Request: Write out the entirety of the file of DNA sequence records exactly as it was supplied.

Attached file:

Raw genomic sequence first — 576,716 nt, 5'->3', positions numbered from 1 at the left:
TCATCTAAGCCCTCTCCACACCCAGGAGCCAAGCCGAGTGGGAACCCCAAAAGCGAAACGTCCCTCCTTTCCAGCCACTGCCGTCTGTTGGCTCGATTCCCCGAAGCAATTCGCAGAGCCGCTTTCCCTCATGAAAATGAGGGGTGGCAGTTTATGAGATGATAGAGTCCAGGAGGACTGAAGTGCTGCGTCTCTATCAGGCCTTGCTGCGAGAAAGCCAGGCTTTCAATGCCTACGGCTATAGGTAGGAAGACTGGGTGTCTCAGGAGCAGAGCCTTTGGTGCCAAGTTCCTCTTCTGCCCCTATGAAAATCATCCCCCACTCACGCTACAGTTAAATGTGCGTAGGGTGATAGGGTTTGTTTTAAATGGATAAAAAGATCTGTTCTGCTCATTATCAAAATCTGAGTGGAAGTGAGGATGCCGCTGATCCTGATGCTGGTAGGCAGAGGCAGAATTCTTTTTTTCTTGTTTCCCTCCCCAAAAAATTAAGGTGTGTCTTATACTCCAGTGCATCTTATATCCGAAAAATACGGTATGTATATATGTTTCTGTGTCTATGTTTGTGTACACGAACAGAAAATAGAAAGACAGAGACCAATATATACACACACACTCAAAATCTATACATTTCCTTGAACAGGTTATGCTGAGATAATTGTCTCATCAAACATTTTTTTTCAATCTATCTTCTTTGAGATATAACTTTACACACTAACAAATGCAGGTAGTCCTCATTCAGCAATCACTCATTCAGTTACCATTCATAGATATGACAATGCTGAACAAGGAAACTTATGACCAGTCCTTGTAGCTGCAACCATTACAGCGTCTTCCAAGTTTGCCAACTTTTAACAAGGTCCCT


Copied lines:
Raw genomic sequence first — 576,716 nt, 5'->3', positions numbered from 1 at the left:
TCATCTAAGCCCTCTCCACACCCAGGAGCCAAGCCGAGTGGGAACCCCAAAAGCGAAACGTCCCTCCTTTCCAGCCACTGCCGTCTGTTGGCTCGATTCCCCGAAGCAATTCGCAGAGCCGCTTTCCCTCATGAAAATGAGGGGTGGCAGTTTATGAGATGATAGAGTCCAGGAGGACTGAAGTGCTGCGTCTCTATCAGGCCTTGCTGCGAGAAAGCCAGGCTTTCAATGCCTACGGCTATAGGTAGGAAGACTGGGTGTCTCAGGAGCAGAGCCTTTGGTGCCAAGTTCCTCTTCTGCCCCTATGAAAATCATCCCCCACTCACGCTACAGTTAAATGTGCGTAGGGTGATAGGGTTTGTTTTAAATGGATAAAAAGATCTGTTCTGCTCATTATCAAAATCTGAGTGGAAGTGAGGATGCCGCTGATCCTGATGCTGGTAGGCAGAGGCAGAATTCTTTTTTTCTTGTTTCCCTCCCCAAAAAATTAAGGTGTGTCTTATACTCCAGTGCATCTTATATCCGAAAAATACGGTATGTATATATGTTTCTGTGTCTATGTTTGTGTACACGAACAGAAAATAGAAAGACAGAGACCAATATATACACACACACTCAAAATCTATACATTTCCTTGAACAGGTTATGCTGAGATAATTGTCTCATCAAACATTTTTTTTCAATCTATCTTCTTTGAGATATAACTTTACACACTAACAAATGCAGGTAGTCCTCATTCAGCAATCACTCATTCAGTTACCATTCATAGATATGACAATGCTGAACAAGGAAACTTATGACCAGTCCTTGTAGCTGCAACCATTACAGCGTCTTCCAAGTTTGCCAACTTTTAACAAGGTCCCT